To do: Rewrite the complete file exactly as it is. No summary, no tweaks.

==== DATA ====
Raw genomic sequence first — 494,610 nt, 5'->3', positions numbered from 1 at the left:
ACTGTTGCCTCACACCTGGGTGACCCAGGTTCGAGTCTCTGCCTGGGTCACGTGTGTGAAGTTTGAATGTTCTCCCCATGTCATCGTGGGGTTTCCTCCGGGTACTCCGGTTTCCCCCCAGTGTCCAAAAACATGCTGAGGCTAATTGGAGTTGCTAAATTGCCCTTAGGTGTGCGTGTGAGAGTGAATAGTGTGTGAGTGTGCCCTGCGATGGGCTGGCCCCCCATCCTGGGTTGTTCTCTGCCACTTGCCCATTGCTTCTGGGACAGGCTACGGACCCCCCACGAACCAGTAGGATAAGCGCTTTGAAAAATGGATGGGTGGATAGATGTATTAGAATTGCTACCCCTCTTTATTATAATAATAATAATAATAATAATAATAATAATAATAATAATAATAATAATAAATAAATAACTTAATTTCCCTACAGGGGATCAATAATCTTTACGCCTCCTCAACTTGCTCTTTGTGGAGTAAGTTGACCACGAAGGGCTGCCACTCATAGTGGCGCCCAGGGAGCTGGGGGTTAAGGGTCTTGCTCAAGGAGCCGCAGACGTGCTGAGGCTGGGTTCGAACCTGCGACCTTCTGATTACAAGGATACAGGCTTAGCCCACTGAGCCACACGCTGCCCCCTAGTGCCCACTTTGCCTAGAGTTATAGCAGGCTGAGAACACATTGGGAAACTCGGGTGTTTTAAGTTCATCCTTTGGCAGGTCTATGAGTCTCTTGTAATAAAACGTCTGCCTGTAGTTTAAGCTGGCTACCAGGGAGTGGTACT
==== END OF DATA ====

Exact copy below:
Raw genomic sequence first — 494,610 nt, 5'->3', positions numbered from 1 at the left:
ACTGTTGCCTCACACCTGGGTGACCCAGGTTCGAGTCTCTGCCTGGGTCACGTGTGTGAAGTTTGAATGTTCTCCCCATGTCATCGTGGGGTTTCCTCCGGGTACTCCGGTTTCCCCCCAGTGTCCAAAAACATGCTGAGGCTAATTGGAGTTGCTAAATTGCCCTTAGGTGTGCGTGTGAGAGTGAATAGTGTGTGAGTGTGCCCTGCGATGGGCTGGCCCCCCATCCTGGGTTGTTCTCTGCCACTTGCCCATTGCTTCTGGGACAGGCTACGGACCCCCCACGAACCAGTAGGATAAGCGCTTTGAAAAATGGATGGGTGGATAGATGTATTAGAATTGCTACCCCTCTTTATTATAATAATAATAATAATAATAATAATAATAATAATAATAATAATAATAATAAATAAATAACTTAATTTCCCTACAGGGGATCAATAATCTTTACGCCTCCTCAACTTGCTCTTTGTGGAGTAAGTTGACCACGAAGGGCTGCCACTCATAGTGGCGCCCAGGGAGCTGGGGGTTAAGGGTCTTGCTCAAGGAGCCGCAGACGTGCTGAGGCTGGGTTCGAACCTGCGACCTTCTGATTACAAGGATACAGGCTTAGCCCACTGAGCCACACGCTGCCCCCTAGTGCCCACTTTGCCTAGAGTTATAGCAGGCTGAGAACACATTGGGAAACTCGGGTGTTTTAAGTTCATCCTTTGGCAGGTCTATGAGTCTCTTGTAATAAAACGTCTGCCTGTAGTTTAAGCTGGCTACCAGGGAGTGGTACT